Lennon Heyder is a three year old boy who lives with Spastic Quadriplegia Cerebral Palsy. Spastic quadriplegia is the most severe form of cerebral palsy, in which all four limbs and the trunk are affected. Born fourteen weeks premature, one of twins, Lennon spent his first thirteen weeks in hospital, and suffered from chronic lung disease, which threatened his life. An undiagnosed hernia, followed by a major operation followed, before Lennon was finally allowed home to mum Lisa, dad Liam and twin sister Kayla.Since then, Lennon was diagnosed in November 2011 with Spastic Quadriplegia Cerebral Palsy affecting all four limbs. This is the most severe form of Cerebral Palsy, where all four limbs and the trunk are affected, as well as difficulty in controlling muscles in the mouth and tongue. Further complications associated with this condition include seizures, bowel and bladder dysfunction, scoliosis, hip dislocation, tooth decay and skin sores.Lennon was further diagnosed with Profound Neurodevelopmental delay, where a child’s basic survival instincts are not inhibited, as is the norm. This can lead to problems with balance, motor control, hand-eye co-ordination and perceptual skills. Also, as a result of treatment for his lung disease, Lennon suffered an injury to his nasal septum.Lennon has also been diagnosed with Systematic Epilepsy, a form of Epilepsy where the cause of seizures is unknown, as well as Faltering Growth, Lennon is not achieving expected growth potential. Lennon’s Fund became aware of the possibility of visiting Dens as part of the Community Initiative after a chance encounter, as dad Liam explains. ‘Lisa and the committee were out canvassing for the fund along with Lennon and bumped into Rab Douglas, Rab took time to listen and understand what we were trying to do for Lennon, he then gave us a few contact details of some people he felt could help along the way - the main one being Dundee.' With our family being Dundee Supporters we were even more overwhelmed that Lennon's Fund would be supported by not only Dundee football team but the Dundee community as well, we are looking forward to raising awareness of Lennon's Fund on the day we visit Dundee.’ Liam was overwhelmed that the club he supports would offer to help. ‘I have been a Dundee fan for many years and although i do not attend as many games these days, I was a season ticket holder for many years before Lennon and Kayla were born. Now I just do not have the necessary care for Lennon to attend games.Lennon has recently joined the Junior Dark Blues along with his older brother Hayden, and it means so much more to us that OUR local team, that we have supported is now supporting our cause. It makes it that little extra special, and we cannot wait for the day. Hopefully Lennon and his brother and sister will get the chance to see all their heroes’ Lennon is currently undergoing therapy twice a week at Armistead Child development Centre, where he receives much needed physiotherapy, visual impairment classes, speech and language classes, and occupational and hydro therapy. He also attends a separate physiotherapist but is having great difficulty due to his age and lack of strength in his neck and inability to stand unsupported.Lennon likes to be in close physical contact with other people and is very responsive to touch. He requires additional support when seated and he exerts increased amounts of physical energy trying to maintain a posture. He is currently unable to lift and control his head movements. While Lennon responds well to certain sounds by smiling, giggling and showing changing facial expressions he cannot as yet move his head towards the direction of the sounds. He is also aware of light in a dark room but again cannot follow the source of the light, nor identify low light sources such as a light up toy. He still has great difficulty eating and every day is a chore for mum trying to feed him the simplest of meals. Increased care and attention will be required as he grows, and the family will require help with not only funding Lennon’s care, but also the cost of altering their home to accommodate Lennon in comfort. It is estimated that the cost of caring for a cerebral palsy sufferer is around £750,000 over the lifetime of the sufferer.Jacqui Robertson, the Community director for Dundee FC Supporters’ Society is delighted to welcome Lennon and family to Dens, ‘When Robert Douglas approached me about Lennon I knew it would be a worthy cause. We wanted our fans to let us know if there were any local charities that would benefit from a day at Dens and Lennon and his family, who are Dundee fans certainly fall into that category. Being able to invite Lennon and his family to Dens as part of the community initiative gives the Dundee fans a chance to show support for fellow fans, and Lennon’Robert Douglas was happy to have played his part in the visit, ‘When I met the family, I immediately thought of Jacqui Robertson and the work she does on match days, so I passed her details on. It is great to see that Lennon and his family will be coming to Dens, and I wish them all the best for the day'Dundee FC Supporters’ Society is delighted to welcome Lennon and his family to Dens, and to highlight a cause worthy of the visit. The Society would like to wish he family all the very best for their visit, and hope that along with raising awareness for Lennon’s Fund, they also have a great day out at the game.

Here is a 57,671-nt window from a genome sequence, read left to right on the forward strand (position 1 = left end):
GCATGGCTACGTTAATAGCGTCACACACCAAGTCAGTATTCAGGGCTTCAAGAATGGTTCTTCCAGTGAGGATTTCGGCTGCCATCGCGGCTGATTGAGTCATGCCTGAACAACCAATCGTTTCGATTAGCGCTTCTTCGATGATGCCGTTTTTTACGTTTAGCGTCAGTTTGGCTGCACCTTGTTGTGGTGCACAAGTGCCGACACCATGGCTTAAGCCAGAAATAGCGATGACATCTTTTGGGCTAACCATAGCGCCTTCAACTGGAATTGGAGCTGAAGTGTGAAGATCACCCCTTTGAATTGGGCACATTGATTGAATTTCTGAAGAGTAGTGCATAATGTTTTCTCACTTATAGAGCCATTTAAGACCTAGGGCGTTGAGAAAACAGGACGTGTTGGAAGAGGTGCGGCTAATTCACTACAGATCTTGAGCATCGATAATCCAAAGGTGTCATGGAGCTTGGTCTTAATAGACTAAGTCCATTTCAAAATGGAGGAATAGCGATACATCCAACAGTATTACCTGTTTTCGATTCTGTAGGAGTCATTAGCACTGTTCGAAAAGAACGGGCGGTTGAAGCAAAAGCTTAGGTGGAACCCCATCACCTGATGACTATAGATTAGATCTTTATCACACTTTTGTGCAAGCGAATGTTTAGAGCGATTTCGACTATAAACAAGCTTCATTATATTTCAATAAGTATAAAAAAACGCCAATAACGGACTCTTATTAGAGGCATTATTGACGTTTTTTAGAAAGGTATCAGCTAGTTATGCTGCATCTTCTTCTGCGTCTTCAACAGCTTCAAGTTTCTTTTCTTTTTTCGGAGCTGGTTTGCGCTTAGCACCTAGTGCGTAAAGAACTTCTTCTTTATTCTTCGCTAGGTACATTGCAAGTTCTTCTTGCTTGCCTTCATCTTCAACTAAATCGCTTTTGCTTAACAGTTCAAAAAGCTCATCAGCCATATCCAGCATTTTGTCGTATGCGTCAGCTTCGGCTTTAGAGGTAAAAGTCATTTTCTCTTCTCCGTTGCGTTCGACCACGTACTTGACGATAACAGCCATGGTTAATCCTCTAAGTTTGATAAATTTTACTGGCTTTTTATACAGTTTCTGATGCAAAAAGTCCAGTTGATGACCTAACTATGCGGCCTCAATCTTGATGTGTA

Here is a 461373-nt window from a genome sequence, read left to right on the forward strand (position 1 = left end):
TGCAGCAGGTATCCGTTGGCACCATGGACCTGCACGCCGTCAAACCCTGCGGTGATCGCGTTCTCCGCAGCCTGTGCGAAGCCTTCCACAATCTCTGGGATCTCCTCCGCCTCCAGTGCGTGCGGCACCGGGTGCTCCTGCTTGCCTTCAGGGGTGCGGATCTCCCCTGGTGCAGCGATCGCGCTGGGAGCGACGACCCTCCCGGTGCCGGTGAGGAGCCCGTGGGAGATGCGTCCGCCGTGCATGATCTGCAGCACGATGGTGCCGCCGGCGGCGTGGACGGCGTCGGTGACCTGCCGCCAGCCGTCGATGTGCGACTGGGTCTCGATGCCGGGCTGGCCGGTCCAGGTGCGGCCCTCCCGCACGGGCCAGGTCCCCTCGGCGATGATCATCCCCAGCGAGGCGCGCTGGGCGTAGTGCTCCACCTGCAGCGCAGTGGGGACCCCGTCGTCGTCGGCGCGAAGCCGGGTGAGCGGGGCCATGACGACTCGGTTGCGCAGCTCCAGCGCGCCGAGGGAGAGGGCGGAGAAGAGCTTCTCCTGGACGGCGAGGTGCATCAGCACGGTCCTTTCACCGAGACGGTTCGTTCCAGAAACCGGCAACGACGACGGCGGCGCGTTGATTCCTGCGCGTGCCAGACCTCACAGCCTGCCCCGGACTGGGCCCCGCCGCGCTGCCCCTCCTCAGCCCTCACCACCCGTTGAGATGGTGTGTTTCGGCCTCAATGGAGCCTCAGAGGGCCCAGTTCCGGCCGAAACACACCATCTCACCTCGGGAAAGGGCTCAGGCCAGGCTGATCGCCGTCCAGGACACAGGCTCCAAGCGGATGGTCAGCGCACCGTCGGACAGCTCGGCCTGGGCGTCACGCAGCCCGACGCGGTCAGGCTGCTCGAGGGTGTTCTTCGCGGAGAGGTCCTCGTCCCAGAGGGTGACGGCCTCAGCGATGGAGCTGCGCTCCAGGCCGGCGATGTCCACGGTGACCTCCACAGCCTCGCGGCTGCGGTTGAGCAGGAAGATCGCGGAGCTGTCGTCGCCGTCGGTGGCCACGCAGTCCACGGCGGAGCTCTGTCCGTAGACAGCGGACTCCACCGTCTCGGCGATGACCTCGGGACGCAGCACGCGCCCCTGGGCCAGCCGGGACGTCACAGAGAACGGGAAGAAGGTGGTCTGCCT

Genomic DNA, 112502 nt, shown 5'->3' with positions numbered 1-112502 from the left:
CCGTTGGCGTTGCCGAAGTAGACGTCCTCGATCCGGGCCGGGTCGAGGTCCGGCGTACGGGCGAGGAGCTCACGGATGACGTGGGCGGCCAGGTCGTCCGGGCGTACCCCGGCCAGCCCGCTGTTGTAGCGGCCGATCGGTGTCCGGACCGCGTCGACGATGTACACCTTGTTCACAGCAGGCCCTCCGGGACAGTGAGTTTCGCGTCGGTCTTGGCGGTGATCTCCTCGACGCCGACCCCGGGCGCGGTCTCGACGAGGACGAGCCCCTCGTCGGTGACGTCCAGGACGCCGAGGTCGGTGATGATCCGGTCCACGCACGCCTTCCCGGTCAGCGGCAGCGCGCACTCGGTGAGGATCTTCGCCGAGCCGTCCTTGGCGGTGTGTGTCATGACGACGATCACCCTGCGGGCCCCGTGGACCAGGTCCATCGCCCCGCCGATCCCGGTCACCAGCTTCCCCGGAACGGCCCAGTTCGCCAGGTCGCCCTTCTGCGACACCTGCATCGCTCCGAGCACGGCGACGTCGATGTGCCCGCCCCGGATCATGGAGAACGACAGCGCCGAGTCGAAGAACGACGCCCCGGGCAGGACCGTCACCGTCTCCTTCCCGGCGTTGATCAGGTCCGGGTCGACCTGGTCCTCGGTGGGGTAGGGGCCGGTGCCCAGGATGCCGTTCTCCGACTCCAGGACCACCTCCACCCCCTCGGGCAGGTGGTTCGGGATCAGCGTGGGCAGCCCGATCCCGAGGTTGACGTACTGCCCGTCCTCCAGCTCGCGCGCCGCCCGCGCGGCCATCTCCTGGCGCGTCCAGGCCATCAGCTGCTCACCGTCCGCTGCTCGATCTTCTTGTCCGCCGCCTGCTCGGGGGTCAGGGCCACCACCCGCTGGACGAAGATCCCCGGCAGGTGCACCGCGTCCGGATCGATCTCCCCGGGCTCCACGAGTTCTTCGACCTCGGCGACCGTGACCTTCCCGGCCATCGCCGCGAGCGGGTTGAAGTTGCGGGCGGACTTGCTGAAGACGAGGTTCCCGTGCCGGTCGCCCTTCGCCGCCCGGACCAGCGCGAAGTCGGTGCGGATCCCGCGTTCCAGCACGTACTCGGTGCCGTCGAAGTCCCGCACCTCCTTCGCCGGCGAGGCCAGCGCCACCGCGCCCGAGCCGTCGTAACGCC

Source: Dundee Mad